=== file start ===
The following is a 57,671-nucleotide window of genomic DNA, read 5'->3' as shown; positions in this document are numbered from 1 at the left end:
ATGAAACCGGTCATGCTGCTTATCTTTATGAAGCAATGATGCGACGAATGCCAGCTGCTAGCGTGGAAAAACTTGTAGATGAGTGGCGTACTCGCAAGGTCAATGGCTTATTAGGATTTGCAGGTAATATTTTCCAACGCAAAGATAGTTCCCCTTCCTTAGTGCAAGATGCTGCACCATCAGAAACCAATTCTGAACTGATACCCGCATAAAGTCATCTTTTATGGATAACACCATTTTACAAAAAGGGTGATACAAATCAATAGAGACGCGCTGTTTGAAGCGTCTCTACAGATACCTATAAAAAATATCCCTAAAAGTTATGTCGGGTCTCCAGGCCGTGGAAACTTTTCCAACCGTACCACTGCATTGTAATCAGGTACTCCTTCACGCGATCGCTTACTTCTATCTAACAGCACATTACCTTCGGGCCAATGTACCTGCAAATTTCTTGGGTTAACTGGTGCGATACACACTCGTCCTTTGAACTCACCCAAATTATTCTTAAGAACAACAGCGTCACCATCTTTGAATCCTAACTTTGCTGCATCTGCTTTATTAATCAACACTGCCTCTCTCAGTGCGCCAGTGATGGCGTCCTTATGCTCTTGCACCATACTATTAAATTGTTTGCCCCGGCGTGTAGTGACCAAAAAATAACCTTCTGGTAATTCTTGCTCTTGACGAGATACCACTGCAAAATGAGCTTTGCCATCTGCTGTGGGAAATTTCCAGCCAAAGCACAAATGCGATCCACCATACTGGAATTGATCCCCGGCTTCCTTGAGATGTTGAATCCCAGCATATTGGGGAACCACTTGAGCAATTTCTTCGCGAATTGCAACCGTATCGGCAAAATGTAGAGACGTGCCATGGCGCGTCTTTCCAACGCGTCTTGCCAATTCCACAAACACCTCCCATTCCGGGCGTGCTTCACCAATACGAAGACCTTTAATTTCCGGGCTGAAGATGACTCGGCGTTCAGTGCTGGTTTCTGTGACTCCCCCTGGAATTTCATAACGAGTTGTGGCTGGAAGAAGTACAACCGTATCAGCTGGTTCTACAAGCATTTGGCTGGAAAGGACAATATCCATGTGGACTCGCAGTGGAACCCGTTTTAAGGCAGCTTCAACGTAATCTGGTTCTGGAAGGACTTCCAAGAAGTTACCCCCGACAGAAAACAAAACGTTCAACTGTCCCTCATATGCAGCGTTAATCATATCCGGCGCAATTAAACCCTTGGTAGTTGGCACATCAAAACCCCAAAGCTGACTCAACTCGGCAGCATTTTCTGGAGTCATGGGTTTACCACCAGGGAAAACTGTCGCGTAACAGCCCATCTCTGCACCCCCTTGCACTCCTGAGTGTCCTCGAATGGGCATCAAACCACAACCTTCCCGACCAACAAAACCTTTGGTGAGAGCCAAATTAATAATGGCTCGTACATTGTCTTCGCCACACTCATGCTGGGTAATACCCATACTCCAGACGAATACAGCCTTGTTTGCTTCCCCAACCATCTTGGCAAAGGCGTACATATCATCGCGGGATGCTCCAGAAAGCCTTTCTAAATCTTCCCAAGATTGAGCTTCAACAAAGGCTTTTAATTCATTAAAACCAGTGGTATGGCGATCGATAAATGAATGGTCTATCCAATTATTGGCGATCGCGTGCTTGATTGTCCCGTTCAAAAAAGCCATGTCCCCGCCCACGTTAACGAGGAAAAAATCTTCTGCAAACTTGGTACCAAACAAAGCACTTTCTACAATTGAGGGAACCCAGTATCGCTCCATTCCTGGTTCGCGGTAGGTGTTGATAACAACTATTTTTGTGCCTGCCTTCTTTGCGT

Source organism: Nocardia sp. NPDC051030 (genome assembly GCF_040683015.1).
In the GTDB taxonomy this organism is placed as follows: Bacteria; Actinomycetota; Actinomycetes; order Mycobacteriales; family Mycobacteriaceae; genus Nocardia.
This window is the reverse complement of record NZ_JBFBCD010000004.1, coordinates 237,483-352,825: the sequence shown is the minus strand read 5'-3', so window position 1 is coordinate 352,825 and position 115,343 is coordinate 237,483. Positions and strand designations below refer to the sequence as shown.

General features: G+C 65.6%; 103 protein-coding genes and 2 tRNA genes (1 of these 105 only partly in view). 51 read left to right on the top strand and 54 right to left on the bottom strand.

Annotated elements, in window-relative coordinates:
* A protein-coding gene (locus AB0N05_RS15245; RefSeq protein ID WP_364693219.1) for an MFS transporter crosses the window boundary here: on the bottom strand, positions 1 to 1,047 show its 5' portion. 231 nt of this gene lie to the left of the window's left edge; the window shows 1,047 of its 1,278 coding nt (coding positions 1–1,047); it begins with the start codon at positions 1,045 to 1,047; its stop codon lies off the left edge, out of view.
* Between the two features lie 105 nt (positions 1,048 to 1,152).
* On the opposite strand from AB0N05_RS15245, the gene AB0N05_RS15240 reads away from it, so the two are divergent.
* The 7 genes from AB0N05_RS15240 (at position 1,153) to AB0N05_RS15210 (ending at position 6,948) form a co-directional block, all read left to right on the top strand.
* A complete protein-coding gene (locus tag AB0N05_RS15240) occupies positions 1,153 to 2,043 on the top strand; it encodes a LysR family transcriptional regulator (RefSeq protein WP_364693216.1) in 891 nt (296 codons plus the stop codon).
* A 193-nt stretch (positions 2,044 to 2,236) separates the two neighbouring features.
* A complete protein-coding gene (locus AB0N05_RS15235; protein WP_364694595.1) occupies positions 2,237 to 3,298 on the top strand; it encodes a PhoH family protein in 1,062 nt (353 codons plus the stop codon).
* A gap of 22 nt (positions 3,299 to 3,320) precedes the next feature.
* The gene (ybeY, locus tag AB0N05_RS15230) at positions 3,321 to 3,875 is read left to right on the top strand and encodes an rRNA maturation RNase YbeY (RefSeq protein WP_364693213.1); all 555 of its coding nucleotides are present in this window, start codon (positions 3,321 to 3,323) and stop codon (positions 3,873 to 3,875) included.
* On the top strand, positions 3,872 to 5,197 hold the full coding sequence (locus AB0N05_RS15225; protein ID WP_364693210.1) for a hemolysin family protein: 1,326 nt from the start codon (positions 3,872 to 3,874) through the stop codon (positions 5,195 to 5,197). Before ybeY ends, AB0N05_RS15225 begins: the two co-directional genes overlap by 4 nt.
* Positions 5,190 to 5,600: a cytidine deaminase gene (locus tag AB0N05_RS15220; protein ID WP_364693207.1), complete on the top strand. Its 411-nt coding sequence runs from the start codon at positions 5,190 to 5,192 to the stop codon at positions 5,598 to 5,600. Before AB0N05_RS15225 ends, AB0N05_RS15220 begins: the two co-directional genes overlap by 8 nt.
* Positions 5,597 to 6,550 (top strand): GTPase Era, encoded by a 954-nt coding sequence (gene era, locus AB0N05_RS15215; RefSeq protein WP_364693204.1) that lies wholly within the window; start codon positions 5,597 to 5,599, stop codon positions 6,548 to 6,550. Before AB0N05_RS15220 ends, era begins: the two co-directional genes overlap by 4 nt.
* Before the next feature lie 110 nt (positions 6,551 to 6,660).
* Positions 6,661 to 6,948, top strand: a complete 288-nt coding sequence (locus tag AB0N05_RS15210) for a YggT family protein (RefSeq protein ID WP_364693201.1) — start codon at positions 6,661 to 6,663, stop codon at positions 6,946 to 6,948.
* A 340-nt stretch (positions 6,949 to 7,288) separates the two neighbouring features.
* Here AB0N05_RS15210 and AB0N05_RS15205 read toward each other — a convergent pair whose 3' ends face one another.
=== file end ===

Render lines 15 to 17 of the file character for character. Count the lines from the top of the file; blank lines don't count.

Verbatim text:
* A gap of 22 nt (positions 3,299 to 3,320) precedes the next feature.
* The gene (ybeY, locus tag AB0N05_RS15230) at positions 3,321 to 3,875 is read left to right on the top strand and encodes an rRNA maturation RNase YbeY (RefSeq protein WP_364693213.1); all 555 of its coding nucleotides are present in this window, start codon (positions 3,321 to 3,323) and stop codon (positions 3,873 to 3,875) included.
* On the top strand, positions 3,872 to 5,197 hold the full coding sequence (locus AB0N05_RS15225; protein ID WP_364693210.1) for a hemolysin family protein: 1,326 nt from the start codon (positions 3,872 to 3,874) through the stop codon (positions 5,195 to 5,197). Before ybeY ends, AB0N05_RS15225 begins: the two co-directional genes overlap by 4 nt.